Mahua Moitra, the Trinamool Congress lawmaker, whose maiden address at the Lok Sabha on "seven signs of fascism" created quite a stir last week, has refuted allegations that said her speech was plagiarised.
"Right-wing a**holes seem to be same in every country," Moitra told reporters on Wednesday.
"My speech came from the heart and every Indian who has shared it did so from their heart. The [social media] hits were organic, not BOT controlled," she added.
#WATCH TMC MP Mahua Moitra responds to media on allegations that her maiden speech in Parliament was plagiarized, quotes American commentator Martin Longman's tweet "right-wing a**holes seem to be similar in every country." pic.twitter.com/dU8UDMBirP— ANI (@ANI) July 3, 2019
"Plagiarism is when one does not disclose one's source. I had mentioned categorically in my speech was the poster from the Holocaust Museum created by the political scientist Dr Laurence W Brit pointing out the 14 signs of early fascism. I found seven signs relevant to India and spoke at length about each of them," Mahua Moitra said, in a statement.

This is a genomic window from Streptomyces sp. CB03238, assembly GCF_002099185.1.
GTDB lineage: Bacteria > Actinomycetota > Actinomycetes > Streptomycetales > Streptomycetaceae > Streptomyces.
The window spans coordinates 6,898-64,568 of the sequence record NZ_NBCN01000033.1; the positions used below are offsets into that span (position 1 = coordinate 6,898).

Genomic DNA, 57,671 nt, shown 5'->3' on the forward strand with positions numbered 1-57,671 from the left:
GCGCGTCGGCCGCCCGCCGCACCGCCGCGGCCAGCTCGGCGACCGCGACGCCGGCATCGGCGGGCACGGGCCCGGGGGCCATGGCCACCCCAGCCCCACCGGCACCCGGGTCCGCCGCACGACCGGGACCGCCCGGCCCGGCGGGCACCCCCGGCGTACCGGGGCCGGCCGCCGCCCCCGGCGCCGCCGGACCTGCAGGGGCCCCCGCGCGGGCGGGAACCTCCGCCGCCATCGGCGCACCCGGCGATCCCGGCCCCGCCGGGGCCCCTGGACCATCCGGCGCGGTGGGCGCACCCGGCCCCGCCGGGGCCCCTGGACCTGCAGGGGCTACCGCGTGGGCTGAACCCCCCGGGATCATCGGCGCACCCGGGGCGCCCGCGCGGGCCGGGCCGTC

A Washington Monthly article was circulated in tweets that alleged Moitra had lifted chunks of her speech from an article on "12 early warning signs of fascism" in reference to Donald Trump's USA.
Mahua Moitra delivered her maiden address at the Lok Sabha on June 25 and trended for almost two days after the verbal assault on the Bharatiya Janata Party (BJP) and the National Democratic Alliance (NDA).
Point by point, she took the NDA lawmakers down and even, when they protested, she told the Speaker: "Sir, there is no room for professional hecklers in the corridors of this great hall, I urge you to put the House in order".
Her arguments were as hard hitting as they were passionate and heartfelt.
"You may say that achchhe din are here and that the sun will never set on the Indian Empire that the government is seeking to build. But then, you are missing the signs. Only if you open your eyes, you will see there are signs everywhere that this country is being torn apart," she said.
The said signs included "superficial nationalism", a "resounding disdain for human rights", "suppression of dissent", "control of mass media", "obsession with national security" and "intertwining of religion and government".